Interview: Martha Davis

Martha Davis has been the voice of The Motels since the 1970’s. An early milestone for the band was their performance at the Radio Free Hollywood show in 1976, which helped to open the doors for unsigned, cutting-edge bands to perform at Los Angeles venues. The Motels then became part of the L.A. punk rock scene, and released their first album in 1979.

Things took off commercially with their third album, 1982’s All Four One, which featured the hits “Only the Lonely” and “Take the L”, aided by popular music videos on the early MTV. Other recordings followed, including the hit “Suddenly Next Summer”, before Davis decided to pursue a solo career in 1987. Davis later reformed The Motels, and in 2018 they released the new album The Last Few Beautiful Days.

This interview was for a preview article for for the 8/30/19 performance by The Motels at the Chumash Casino, as part of the Lost ’80’s Live tour. It was done by phone on 8/13/19.

Jeff Moehlis: How is the tour going so far?

Martha Davis: We’ve got six shows under our belt. It’s really lovely. A lot of these bands I haven’t hung out with before, and it’s a great bunch of people. Then seeing old friends like The Tubes and stuff like that – it’s fun.

The Tubes and I have an interesting history. First of all, we did that song “The Monkey Time” together – there’s a duet on that with me and Fee [Waybill] and The Tubes. And then he was also in Bill and Ted’s Excellent Adventure. I got him that gig because they were like, “We need another person.” And we had just worked together, so I said, “What about Fee Waybill?” And so, there you go. It’s great to talk to him. I realized that I saw The Tubes the first time in Berkeley, California way back when, and they were just the craziest show you’ve ever seen in your life. We’re all a bit older, and hopefully wiser, but it’s really great. We were just hanging out the other night, just having a great time.

JM: Since you brought it up, how did you end up in Bill and Ted’s Excellent Adventure?

MD: An agent called and said, “There’s this wacky film. You know, you might be interested in it. I’ll send the script over.” And I just went, “This does sound kind of wacky, and kind of fun.” I had some scripts sent to me back in the day, and declined some really amazing scripts, mostly because I didn’t think of myself as an actor [laughs]. Just because you’re a musician doesn’t mean…

One of the scripts I got was David Lynch sent me Blue Velvet, to be Dorothy. I read that script, and thought, “There’s no way I could pull this off. This is just so crazy and intense.”

JM: I watched that that clip from Bill and Ted last night. What a weird movie.

MD: [laughs] Party on dude. My favorite line from that whole movie is “Strange things are afoot at the Circle-K.” I still say that to this day.

JM: Your signature song is “Only the Lonely”. How did that particular song come together?

MD: It came together without even my permission. It was kind of like I picked up my guitar and it was sitting there ready to go. It was a self-writing song, as some are, usually the best ones. When that happens I just go “Thank you” to whoever or whatever.

I’ve been writing for so many years, and writing is really my passion – I mean, singing and performing, that’s great, but the creative part is the most fun for me. I never wanted to be a singer, and I didn’t like the fame and all that stuff. I’m not a fan of that part of the biz. But I do like acting out the songs. I like getting there and telling the stories after you’ve created them, but creation is my favorite thing, and that song literally just was sitting there from beginning to end. I just sort of played it and wrote it down as it was coming out.

That sort of describes my way of writing. My particular motto is “Get the bleep out of your own way.” Try not to think about what you’re doing. Try to let it be as stream of consciousness as possible, because I think that’s where the truth lies. So that’s what I do.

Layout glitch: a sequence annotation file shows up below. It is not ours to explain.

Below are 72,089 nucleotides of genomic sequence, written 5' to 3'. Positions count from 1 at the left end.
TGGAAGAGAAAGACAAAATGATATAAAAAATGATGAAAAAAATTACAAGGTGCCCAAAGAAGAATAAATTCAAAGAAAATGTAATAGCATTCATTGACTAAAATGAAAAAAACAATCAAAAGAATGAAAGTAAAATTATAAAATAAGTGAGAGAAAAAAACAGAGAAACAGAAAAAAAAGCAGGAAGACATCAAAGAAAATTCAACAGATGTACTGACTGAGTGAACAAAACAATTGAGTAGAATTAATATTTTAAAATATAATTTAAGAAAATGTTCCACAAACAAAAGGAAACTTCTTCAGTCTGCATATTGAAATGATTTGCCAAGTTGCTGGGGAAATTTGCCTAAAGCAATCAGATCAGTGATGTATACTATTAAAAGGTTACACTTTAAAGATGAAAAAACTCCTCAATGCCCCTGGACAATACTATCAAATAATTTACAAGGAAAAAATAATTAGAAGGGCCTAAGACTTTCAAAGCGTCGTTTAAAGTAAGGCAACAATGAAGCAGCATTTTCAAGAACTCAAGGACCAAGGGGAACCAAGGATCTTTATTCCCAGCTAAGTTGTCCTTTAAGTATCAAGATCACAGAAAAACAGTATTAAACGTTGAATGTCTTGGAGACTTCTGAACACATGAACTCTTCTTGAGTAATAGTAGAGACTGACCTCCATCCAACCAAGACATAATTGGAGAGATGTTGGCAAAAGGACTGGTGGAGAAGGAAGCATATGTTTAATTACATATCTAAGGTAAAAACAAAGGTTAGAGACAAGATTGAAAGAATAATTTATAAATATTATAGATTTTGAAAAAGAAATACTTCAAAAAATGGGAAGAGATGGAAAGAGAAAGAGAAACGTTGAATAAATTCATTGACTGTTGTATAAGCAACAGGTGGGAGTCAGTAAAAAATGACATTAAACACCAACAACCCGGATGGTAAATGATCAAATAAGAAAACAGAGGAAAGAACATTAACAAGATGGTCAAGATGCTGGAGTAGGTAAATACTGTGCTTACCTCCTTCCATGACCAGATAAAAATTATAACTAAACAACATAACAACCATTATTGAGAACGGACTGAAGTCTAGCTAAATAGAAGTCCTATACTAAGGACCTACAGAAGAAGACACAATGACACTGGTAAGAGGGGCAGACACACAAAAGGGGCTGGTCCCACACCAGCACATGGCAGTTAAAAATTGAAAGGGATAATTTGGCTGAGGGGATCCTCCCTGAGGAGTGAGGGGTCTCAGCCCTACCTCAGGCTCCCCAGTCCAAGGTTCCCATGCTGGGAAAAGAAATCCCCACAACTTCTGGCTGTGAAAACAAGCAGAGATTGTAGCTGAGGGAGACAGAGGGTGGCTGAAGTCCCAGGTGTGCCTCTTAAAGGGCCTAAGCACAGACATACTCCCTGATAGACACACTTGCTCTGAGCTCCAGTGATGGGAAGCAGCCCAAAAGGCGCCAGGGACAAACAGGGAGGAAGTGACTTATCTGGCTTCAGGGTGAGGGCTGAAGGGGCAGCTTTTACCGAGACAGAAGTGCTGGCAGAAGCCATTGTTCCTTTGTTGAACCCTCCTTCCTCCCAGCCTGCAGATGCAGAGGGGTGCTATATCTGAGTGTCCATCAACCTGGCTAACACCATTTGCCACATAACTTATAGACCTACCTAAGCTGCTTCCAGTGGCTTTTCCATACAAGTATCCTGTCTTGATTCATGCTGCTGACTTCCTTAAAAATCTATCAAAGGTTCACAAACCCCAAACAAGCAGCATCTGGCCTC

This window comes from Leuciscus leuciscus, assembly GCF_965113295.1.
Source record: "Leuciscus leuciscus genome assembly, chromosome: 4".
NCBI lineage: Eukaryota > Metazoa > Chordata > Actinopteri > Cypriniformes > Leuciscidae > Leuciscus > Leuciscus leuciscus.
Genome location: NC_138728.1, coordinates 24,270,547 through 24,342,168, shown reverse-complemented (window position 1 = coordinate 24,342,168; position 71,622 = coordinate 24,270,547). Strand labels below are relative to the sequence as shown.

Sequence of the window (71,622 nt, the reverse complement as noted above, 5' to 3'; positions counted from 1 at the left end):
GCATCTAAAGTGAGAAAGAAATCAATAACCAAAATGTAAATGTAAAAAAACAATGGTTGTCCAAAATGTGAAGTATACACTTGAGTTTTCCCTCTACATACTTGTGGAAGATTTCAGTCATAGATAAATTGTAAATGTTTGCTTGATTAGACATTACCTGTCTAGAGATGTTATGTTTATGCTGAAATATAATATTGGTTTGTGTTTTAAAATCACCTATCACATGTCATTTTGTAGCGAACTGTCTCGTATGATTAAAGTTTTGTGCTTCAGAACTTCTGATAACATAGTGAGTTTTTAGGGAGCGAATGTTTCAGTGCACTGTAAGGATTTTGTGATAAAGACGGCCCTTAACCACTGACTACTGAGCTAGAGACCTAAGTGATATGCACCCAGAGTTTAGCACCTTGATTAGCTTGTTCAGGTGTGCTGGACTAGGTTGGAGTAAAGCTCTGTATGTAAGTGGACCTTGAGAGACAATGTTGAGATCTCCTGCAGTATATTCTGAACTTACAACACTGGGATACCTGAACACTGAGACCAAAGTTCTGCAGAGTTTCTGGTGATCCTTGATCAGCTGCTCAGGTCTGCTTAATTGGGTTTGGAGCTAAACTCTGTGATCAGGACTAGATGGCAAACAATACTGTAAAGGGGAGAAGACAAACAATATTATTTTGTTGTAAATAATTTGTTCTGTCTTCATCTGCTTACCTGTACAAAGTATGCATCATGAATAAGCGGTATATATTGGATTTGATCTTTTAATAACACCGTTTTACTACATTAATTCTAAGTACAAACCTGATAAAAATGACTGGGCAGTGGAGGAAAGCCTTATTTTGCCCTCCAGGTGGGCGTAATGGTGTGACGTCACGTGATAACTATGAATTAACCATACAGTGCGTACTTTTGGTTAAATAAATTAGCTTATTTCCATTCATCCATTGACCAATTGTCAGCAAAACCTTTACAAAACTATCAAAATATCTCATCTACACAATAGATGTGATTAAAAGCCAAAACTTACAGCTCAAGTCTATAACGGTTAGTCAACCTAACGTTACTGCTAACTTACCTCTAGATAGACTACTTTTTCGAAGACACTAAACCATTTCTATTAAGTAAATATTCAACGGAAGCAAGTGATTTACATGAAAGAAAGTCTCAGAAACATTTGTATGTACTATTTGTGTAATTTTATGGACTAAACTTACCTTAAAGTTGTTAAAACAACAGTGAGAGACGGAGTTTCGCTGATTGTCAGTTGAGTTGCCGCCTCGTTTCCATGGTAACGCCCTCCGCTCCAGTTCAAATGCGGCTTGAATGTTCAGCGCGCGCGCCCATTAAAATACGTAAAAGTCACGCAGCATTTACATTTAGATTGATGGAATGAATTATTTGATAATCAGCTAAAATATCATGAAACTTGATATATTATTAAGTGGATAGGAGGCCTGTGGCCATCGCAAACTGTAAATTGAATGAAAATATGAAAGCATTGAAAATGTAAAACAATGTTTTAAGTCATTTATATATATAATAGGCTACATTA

JM: That was on the All Four One album, which was a breakthrough for the band. Looking back, what are your reflections on that particular album?

MD: My favorite Motels is the first one, before we were sort of messed with too much. I wanted to be quirky and outside the mainstream, and the production on All Four One really got mainstream. There you have your double-edged sword. One side of the sword says, “Look, you’re making money”, and the other side says, “Was that really what you wanted it to sound like?” So, you know, it did its work as a pop album.

With the new album, we’re still making pop music, but it’s a little more adventurous. I don’t like to be safe, whether it’s lyrically or musically. I like something to be a little off, like “What? What’s going on?”

JM: The other big hit for The Motels was “Suddenly Last Summer”. After having the success with All Four One and “Only the Lonely”, how did that influence how you approached that song?

MD: I don’t know that it actually changed the way that song got approached, because that song pretty much manhandled me as well. “Suddenly Last Summer” has the longest gestation period, I think. Whereas “Only the Lonely” was just sitting there all ready to go, this one I remember the kernels, the initial seeds of that song in a moment in my backyard in Berkeley before I’d moved down to LA. I was sitting in the backyard and it was a warm summer day. I was just hanging out – it was beautiful. Then all of a sudden, this really cold wind came. You knew winter was on its way – autumn was here. It was that moment when you sensed the change is coming, and at the same time I heard this ice cream truck, and I just thought to myself that’s the last time I’m going to hear that ice cream truck.

So cut to years later [laughs], I’m in LA, and this melody wakes me up in the middle of the night [sings the keyboard part “Da da da daa da / Da da da daa da”]. So I got up and I wrote this song, and it’s so connected to that moment. It’s a place of a loss of innocence, or a time where you can’t go back. All of a sudden the seasons change, and it’ll never be the same. Things have moved on. So that’s the story on that one. And little “Suddenly Last Summer”, she’s making momma so happy. She went out and got herself a little spot on the American Horror Story, which is that TV show that everybody loves. She’s on the promos for the new season, which is all about summertime.

JM: I know that you were a part of the Radio Free Hollywood concert back in 1976. What do you remember about that concert?

MD: I remember sitting in the backyard, and we were hanging out with this band called The Dogs, and The Pop occasionally. Me being from Berkeley, California, I was kind of like, “This is ridiculous. I moved my entire life down here. I moved my two children. I don’t even like LA, and I’m here, and there’s no place for us to play.” There were two clubs in town – one was the Starwood, one was the Whisky, and neither of them could you play unless you had an album deal. So anybody that had new music that they wanted to try to get heard, probably what you had to do was pay for an expensive soundstage at SIR, and then present your stuff… And I’m like, “This isn’t fair.” I didn’t have that kind of money. None of us had any money.